Alexander Hardt: Where the Scrum Framework Can Guide You?

When my adventure at Elsis PRO started a new word came into my vocabulary all of a sudden and that is “scrum”.

Scrum is an agile framework used for software development, based on the idea that a long trip to the unknown is made of many steps.

You are told that somewhere, 1000 kilometers North from the place where you live, lies a beautiful place you know nothing about.  In 7 days you should make it together with 3 of your friends without GPS.

That means 143 kilometers per day. You may think the best way is to take a car for the first three days, because you know roads are well paved for another 400 kilometers. After that you plan to proceed riding bikes, because you read somewhere that just at the end of the highway they recently opened a bike rental shop. Then maybe hitchhiking will become an option.

You do not know precisely the road, neither you imagine how the place will look like and, here is the news: it doesn’t count.

Imagine every night sitting for 20 minutes to get closer to solving the riddle. Analyzing what is left, what is to come, making assumptions: testing them the day after.

Everything happening into a light, well-defined framework: you basically cannot change the plan once the sun shines and you need to dedicate 20 minutes everyday to understand where are you going together with your friends.

My approach with things I do not know did not change much over the time: studying, practicing, finding my metaphors and trying to get closer to knowledgable professionals to learn from their experience.

The internet is full of information about the Scrum Framework (I have linked below some useful content) but my purpose was to keep it down to earth and try to explain how these same concepts can change the way we approach problems, the same way they have inspired me.

There is a lot more than mere software development here: this is why I have interviewed Alex Hardt, a Professional Scrum Master and trainer with a long career path spent in large and complex environment for companies such as Capgemini and Wolters Kluwer, to tell all of us what Scrum is and how this approach can be mind-changing for all of us.

How Scrum has changed your life, Alex?
As Scrum is a tool for continuous improvement, it improves my life a lot in different ways. The framework gave me direction and a great learning opportunity. Servant leadership is in my nature, I like to help people and see them grow, so I dearly love being a Scrum Master. To act out the stances of a Scrum Master, let me grow personally. As a Product Owner of my own life, I learned more ways to maximize its value. I am part of a big community of great people and curious about how this will go on.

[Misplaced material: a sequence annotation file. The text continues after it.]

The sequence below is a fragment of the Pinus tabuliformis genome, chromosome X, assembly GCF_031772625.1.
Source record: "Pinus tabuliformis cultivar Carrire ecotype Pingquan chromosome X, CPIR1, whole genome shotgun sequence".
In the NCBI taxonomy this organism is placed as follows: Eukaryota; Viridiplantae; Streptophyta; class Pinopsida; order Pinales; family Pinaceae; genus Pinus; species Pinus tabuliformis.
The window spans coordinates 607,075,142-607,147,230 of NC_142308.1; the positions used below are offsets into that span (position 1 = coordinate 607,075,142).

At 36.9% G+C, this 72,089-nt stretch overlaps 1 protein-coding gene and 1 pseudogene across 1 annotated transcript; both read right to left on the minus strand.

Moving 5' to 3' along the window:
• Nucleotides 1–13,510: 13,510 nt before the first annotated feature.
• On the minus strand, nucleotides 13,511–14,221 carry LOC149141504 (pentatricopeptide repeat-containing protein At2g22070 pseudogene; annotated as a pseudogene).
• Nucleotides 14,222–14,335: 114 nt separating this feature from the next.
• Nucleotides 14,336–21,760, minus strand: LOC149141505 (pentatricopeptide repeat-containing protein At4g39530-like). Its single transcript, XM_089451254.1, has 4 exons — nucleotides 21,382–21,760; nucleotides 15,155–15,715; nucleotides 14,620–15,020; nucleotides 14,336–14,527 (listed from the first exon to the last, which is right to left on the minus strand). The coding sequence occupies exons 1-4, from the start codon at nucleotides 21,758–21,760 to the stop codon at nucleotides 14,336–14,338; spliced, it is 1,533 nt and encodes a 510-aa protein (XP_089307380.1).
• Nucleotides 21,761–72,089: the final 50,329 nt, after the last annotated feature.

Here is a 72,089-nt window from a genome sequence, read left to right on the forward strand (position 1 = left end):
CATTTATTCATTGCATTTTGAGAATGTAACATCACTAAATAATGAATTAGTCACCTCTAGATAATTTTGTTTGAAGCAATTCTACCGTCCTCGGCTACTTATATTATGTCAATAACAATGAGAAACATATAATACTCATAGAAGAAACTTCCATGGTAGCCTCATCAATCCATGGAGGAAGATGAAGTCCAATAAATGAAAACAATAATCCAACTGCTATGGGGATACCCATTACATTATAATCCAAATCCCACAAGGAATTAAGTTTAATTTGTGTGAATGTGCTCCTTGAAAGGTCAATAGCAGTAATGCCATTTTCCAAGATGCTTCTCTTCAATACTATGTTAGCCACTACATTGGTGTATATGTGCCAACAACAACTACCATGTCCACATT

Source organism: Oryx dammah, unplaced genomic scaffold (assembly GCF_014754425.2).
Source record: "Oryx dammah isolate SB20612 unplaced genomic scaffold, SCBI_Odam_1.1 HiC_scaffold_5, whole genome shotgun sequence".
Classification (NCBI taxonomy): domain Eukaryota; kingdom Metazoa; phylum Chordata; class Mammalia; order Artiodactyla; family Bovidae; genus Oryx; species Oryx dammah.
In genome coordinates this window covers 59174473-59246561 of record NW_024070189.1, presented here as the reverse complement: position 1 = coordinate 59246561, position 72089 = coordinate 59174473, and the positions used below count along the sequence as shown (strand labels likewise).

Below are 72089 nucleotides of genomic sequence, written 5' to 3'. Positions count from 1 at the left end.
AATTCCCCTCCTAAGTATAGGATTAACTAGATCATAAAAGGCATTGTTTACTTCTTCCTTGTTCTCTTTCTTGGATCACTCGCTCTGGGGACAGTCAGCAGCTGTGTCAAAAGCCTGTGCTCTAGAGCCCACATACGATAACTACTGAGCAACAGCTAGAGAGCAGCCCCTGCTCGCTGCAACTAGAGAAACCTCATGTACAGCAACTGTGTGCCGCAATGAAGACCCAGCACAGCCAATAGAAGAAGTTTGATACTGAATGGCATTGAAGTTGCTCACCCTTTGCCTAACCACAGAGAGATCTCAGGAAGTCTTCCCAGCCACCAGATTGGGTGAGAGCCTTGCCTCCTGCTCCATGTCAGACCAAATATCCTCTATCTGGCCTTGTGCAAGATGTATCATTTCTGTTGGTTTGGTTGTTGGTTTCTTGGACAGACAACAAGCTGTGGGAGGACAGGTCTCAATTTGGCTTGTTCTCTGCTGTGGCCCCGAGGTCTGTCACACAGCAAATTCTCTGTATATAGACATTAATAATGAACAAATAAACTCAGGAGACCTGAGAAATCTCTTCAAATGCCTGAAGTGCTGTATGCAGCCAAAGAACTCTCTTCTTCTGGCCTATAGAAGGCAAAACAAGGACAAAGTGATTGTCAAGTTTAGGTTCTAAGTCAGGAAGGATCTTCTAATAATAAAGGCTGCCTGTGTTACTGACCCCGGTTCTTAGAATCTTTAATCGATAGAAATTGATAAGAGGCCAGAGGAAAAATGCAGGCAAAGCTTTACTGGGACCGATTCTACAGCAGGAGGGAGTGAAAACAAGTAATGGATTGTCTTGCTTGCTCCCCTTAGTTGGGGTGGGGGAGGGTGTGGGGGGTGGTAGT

How would you explain what Scrum is to a 5 years old boy?
An excellent question. I thought a while about a good explanation. The following description will be based on Scrum less as a framework and more as a mindset. People ask me often what I am doing and what Scrum is about, and my answer frequently is too abstract for them.
You have a very close connection to your mother and your father. You are an awesome team. Your parents do everything they can so that you have a beautiful life. You trust them and speak a lot with them to understand and learn all about the wide world.

It is often said that different project management paradigms (Waterfall, Kanban, Scrum and many others) work best in different environments and projects. Where Scrum performs at its best?
Scrum is the right solution when you are dealing with a complex challenge, where more is unknown than known. Using Scrum, you can use unpredictability as your competitive advantage. It is easy to understand, however hard to master. Generally, it needs a lot of behavior change for teams and organizations to bring out the full potential of Scrum. It solves no problem for you, but it is a fast way to show your issues. As Ken Schwaber said, „Scrum is for intelligent people“.
It got the de facto standard for agile approaches, for all that it might not be the best fit for your context. So, start with a pilot, inspect and adapt, to find your individual best possible solution.

You may get asked this quite often, what is the really best resource to get an understanding of what Scrum is for beginners?
For me, still, the best resource to get an understanding of Scrum is the „Scrum Pocket Guide – A smart travel companion“ from Gunther Verheyen. It is both comprehensive and small. For a long time on my journey, I used it as my reference book. It is a precious companion.

Interviewing Alex has been a beautiful experience. I hope his words have inspired you to get curious about the Scrum Methodology. I was glad to read that companies should find out their own way to approach this methodology, since this is exactly the approach we follow at Elsis PRO. If you are curious to know more, I would surely recommend to check this out: the Scrum Guide written by the same bright minds that firstly applied and formalized these concepts in the realm of software development.

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